It was in March 2013, four years ago, that the Queensland Country Life began reporting that highways were flooded with road trains filled with cattle as worried producers from the north west, the Northern Territory, the south west and pockets of the central west began destocking as the wet season failure became evident.
Agents were turning back cattle from sales and trucking companies were calling in drivers to help move stock.
By July of that year, prices for lightweight D2 yearling steers had plummeted to 105c/kg, or a price per head of $68, and agents were urging producers to “pull up”.
Longreach agent Richard Simpson relived those days last week, saying that while the scenario was similar four years down the track after yet another failed wet season, there were much less cattle coming on the market.
“We got one of the best winter rains people have seen in this industry, in 2016.
“So there was a three year gap and we thought, we’re away. A few people bought back in on that winter rain.
“I don’t know how many people thought this summer would fail – no-one round me anyway – but it’s failed alright.
“If the numbers were around today like they were in 2013 we would be going through the same scenario but there’s only probably 20 to 30 per cent of those numbers in this district.”
Richard lived on adrenalin for three years, saying it was “absolutely full-on” as people urgently sought solutions.
“For everybody concerned, it was hectic,” he said. “A grazier sits on a property thinking he’s the only one; well, there would have been 50 altogether, and that’s what the agents were dealing with, that’s what the transport companies had to deal with, and you had to try and help people not to panic in their mind.”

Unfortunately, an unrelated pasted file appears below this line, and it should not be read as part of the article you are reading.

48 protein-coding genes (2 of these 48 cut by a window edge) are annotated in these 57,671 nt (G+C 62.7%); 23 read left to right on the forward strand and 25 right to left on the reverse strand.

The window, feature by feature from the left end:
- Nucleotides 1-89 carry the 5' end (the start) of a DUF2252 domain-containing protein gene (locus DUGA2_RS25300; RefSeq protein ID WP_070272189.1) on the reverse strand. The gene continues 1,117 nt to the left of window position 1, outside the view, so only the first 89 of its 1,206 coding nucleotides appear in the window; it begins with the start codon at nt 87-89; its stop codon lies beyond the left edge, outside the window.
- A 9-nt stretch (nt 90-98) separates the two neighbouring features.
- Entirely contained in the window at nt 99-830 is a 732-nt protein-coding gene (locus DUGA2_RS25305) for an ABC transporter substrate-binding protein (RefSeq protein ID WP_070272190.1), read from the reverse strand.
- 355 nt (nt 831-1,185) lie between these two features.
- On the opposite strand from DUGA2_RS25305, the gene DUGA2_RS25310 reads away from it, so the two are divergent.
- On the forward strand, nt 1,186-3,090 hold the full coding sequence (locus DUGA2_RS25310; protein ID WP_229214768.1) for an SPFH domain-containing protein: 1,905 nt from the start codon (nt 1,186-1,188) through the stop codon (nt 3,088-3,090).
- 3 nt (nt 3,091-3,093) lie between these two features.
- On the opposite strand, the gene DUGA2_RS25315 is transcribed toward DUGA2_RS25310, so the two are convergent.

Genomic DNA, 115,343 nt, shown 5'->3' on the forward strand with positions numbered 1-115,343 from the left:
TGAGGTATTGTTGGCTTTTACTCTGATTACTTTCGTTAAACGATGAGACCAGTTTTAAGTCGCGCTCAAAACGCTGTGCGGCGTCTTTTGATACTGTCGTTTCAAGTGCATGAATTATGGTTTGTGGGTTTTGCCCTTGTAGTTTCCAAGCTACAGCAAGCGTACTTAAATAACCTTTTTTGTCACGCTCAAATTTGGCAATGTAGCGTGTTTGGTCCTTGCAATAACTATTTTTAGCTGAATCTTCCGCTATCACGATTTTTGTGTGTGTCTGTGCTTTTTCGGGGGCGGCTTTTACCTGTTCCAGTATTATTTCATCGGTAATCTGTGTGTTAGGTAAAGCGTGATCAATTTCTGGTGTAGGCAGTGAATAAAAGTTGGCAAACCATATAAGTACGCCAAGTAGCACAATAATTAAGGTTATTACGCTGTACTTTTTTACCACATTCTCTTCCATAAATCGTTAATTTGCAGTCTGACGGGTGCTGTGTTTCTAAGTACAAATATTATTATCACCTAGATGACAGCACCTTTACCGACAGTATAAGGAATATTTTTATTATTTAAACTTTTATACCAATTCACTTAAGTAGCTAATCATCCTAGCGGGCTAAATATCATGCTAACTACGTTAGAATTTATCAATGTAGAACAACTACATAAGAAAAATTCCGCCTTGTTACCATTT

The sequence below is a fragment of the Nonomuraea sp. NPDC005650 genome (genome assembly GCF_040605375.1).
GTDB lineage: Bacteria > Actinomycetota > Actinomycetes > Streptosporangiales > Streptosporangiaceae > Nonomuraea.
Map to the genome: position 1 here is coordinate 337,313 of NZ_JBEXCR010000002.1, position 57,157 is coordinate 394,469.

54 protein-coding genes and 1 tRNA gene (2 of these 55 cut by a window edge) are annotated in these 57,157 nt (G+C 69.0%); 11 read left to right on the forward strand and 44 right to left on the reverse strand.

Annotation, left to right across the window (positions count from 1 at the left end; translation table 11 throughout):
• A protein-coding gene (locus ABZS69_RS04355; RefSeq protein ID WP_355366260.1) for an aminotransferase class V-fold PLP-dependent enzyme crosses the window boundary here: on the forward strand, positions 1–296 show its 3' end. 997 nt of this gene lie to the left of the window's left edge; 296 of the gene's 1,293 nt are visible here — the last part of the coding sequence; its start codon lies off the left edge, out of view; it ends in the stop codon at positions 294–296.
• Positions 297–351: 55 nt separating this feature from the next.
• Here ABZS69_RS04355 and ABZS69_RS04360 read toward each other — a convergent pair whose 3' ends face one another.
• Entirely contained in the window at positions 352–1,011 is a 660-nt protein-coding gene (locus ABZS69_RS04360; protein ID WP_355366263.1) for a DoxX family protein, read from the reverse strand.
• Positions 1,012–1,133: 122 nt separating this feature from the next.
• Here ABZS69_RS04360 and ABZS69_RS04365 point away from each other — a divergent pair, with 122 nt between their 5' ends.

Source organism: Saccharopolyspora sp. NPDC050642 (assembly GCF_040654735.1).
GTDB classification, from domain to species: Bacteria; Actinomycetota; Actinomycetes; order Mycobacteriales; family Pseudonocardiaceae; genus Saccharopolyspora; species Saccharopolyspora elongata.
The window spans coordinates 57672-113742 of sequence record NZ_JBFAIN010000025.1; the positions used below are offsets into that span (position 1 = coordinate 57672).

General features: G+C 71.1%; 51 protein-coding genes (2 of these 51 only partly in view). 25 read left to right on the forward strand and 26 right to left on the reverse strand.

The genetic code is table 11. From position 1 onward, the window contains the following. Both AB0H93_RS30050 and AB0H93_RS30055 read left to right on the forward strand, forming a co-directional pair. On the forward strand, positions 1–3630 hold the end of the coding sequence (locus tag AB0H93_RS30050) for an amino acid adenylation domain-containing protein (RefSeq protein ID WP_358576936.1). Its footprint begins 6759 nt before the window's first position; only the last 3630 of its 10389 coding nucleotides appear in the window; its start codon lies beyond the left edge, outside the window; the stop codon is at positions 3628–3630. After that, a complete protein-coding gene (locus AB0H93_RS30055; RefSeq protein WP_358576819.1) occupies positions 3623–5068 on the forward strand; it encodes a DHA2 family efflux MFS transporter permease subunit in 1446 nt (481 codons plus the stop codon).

Richard said he and other agents were going at “a hundred miles an hour for 18 to 20 hours each day, fielding up to 300 phone calls a day.
When it rained, it was like letting the air out of a balloon.
“You just fell asleep in your chair, like a train had hit you. It was unbelievable,” Richard said.
He had 10,000 cattle on feed every day for three years for clients, which he said was initially “scary”, because they had to wait for the first lot to come out to get the cycle going, but he said it was worth it.
“Each week the market rose another five cents dressed and it was positive,” he said.
He said those who remained were now going back to a familiar cycle of conserving grass, preg testing cows, selling fats, selling feedlot cattle in the weight range, and giving others room.
“If you don’t get good at it, I don’t think you’re going to last,” he said.
– Queensland Country Life will have a special feature next week, looking back at the events of 2013 and 2014 and what was done that made a difference.
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